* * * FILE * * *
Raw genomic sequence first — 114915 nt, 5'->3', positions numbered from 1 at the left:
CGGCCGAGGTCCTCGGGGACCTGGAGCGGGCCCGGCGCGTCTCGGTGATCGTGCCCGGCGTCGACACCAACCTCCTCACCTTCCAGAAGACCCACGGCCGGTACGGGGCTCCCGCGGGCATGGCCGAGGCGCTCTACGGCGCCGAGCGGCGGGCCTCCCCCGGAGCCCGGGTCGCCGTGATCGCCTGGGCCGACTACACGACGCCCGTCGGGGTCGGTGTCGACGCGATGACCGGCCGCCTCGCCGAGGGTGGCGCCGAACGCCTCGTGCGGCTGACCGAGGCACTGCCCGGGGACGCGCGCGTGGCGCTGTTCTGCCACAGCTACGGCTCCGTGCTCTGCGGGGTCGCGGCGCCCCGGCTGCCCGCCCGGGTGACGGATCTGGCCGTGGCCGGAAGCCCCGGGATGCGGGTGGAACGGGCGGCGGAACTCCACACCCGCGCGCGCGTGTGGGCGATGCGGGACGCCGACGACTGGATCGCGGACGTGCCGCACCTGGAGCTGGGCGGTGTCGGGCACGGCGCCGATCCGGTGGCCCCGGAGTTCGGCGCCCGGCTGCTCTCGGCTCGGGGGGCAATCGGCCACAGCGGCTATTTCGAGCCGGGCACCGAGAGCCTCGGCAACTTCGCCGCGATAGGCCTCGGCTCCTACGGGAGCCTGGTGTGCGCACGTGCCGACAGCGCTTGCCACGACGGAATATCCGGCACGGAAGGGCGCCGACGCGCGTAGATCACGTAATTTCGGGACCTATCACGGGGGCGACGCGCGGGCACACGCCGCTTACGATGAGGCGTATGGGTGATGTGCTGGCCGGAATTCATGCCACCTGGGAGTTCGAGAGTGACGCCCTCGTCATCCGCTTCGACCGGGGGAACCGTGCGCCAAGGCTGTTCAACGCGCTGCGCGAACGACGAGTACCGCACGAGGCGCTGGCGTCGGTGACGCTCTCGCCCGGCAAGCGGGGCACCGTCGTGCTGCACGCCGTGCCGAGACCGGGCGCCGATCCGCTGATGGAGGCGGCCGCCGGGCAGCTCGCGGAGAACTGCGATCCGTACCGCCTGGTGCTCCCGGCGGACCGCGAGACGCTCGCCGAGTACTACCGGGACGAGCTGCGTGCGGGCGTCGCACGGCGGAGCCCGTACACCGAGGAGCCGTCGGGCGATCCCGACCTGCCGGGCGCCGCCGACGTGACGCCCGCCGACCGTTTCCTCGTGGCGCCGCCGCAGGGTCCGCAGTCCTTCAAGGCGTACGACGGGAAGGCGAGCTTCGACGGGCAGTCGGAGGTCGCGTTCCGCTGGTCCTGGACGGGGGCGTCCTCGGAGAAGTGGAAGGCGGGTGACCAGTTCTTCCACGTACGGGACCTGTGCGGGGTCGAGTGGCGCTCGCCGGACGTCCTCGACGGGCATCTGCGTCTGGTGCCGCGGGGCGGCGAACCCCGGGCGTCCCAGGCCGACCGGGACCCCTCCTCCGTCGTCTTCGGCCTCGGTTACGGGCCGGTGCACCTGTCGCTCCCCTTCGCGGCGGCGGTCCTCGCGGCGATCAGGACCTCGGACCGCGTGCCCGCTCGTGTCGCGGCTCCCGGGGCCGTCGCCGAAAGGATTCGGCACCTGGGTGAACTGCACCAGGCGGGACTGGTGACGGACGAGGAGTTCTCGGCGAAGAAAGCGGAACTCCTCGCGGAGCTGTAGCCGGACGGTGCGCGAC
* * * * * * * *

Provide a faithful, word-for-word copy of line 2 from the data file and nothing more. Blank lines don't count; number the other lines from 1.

CGGCCGAGGTCCTCGGGGACCTGGAGCGGGCCCGGCGCGTCTCGGTGATCGTGCCCGGCGTCGACACCAACCTCCTCACCTTCCAGAAGACCCACGGCCGGTACGGGGCTCCCGCGGGCATGGCCGAGGCGCTCTACGGCGCCGAGCGGCGGGCCTCCCCCGGAGCCCGGGTCGCCGTGATCGCCTGGGCCGACTACACGACGCCCGTCGGGGTCGGTGTCGACGCGATGACCGGCCGCCTCGCCGAGGGTGGCGCCGAACGCCTCGTGCGGCTGACCGAGGCACTGCCCGGGGACGCGCGCGTGGCGCTGTTCTGCCACAGCTACGGCTCCGTGCTCTGCGGGGTCGCGGCGCCCCGGCTGCCCGCCCGGGTGACGGATCTGGCCGTGGCCGGAAGCCCCGGGATGCGGGTGGAACGGGCGGCGGAACTCCACACCCGCGCGCGCGTGTGGGCGATGCGGGACGCCGACGACTGGATCGCGGACGTGCCGCACCTGGAGCTGGGCGGTGTCGGGCACGGCGCCGATCCGGTGGCCCCGGAGTTCGGCGCCCGGCTGCTCTCGGCTCGGGGGGCAATCGGCCACAGCGGCTATTTCGAGCCGGGCACCGAGAGCCTCGGCAACTTCGCCGCGATAGGCCTCGGCTCCTACGGGAGCCTGGTGTGCGCACGTGCCGACAGCGCTTGCCACGACGGAATATCCGGCACGGAAGGGCGCCGACGCGCGTAGATCACGTAATTTCGGGACCTATCACGGGGGCGACGCGCGGGCACACGCCGCTTACGATGAGGCGTATGGGTGATGTGCTGGCCGGAATTCATGCCACCTGGGAGTTCGAGAGTGACGCCCTCGTCATCCGCTTCGACCGGGGGAACCGTGCGCCAAGGCTGTTCAACGCGCTGCGCGAACGACGAGTACCGCACGAGGCGCTGGCGTCGGTGACGCTCTCGCCCGGCAAGCGGGGCACCGTCGTGCTGCACGCCGTGCCGAGACCGGGCGCCGATCCGCTGATGGAGGCGGCCGCCGGGCAGCTCGCGGAGAACTGCGATCCGTACCGCCTGGTGCTCCCGGCGGACCGCGAGACGCTCGCCGAGTACTACCGGGACGAGCTGCGTGCGGGCGTCGCACGGCGGAGCCCGTACACCGAGGAGCCGTCGGGCGATCCCGACCTGCCGGGCGCCGCCGACGTGACGCCCGCCGACCGTTTCCTCGTGGCGCCGCCGCAGGGTCCGCAGTCCTTCAAGGCGTACGACGGGAAGGCGAGCTTCGACGGGCAGTCGGAGGTCGCGTTCCGCTGGTCCTGGACGGGGGCGTCCTCGGAGAAGTGGAAGGCGGGTGACCAGTTCTTCCACGTACGGGACCTGTGCGGGGTCGAGTGGCGCTCGCCGGACGTCCTCGACGGGCATCTGCGTCTGGTGCCGCGGGGCGGCGAACCCCGGGCGTCCCAGGCCGACCGGGACCCCTCCTCCGTCGTCTTCGGCCTCGGTTACGGGCCGGTGCACCTGTCGCTCCCCTTCGCGGCGGCGGTCCTCGCGGCGATCAGGACCTCGGACCGCGTGCCCGCTCGTGTCGCGGCTCCCGGGGCCGTCGCCGAAAGGATTCGGCACCTGGGTGAACTGCACCAGGCGGGACTGGTGACGGACGAGGAGTTCTCGGCGAAGAAAGCGGAACTCCTCGCGGAGCTGTAGCCGGACGGTGCGCGAC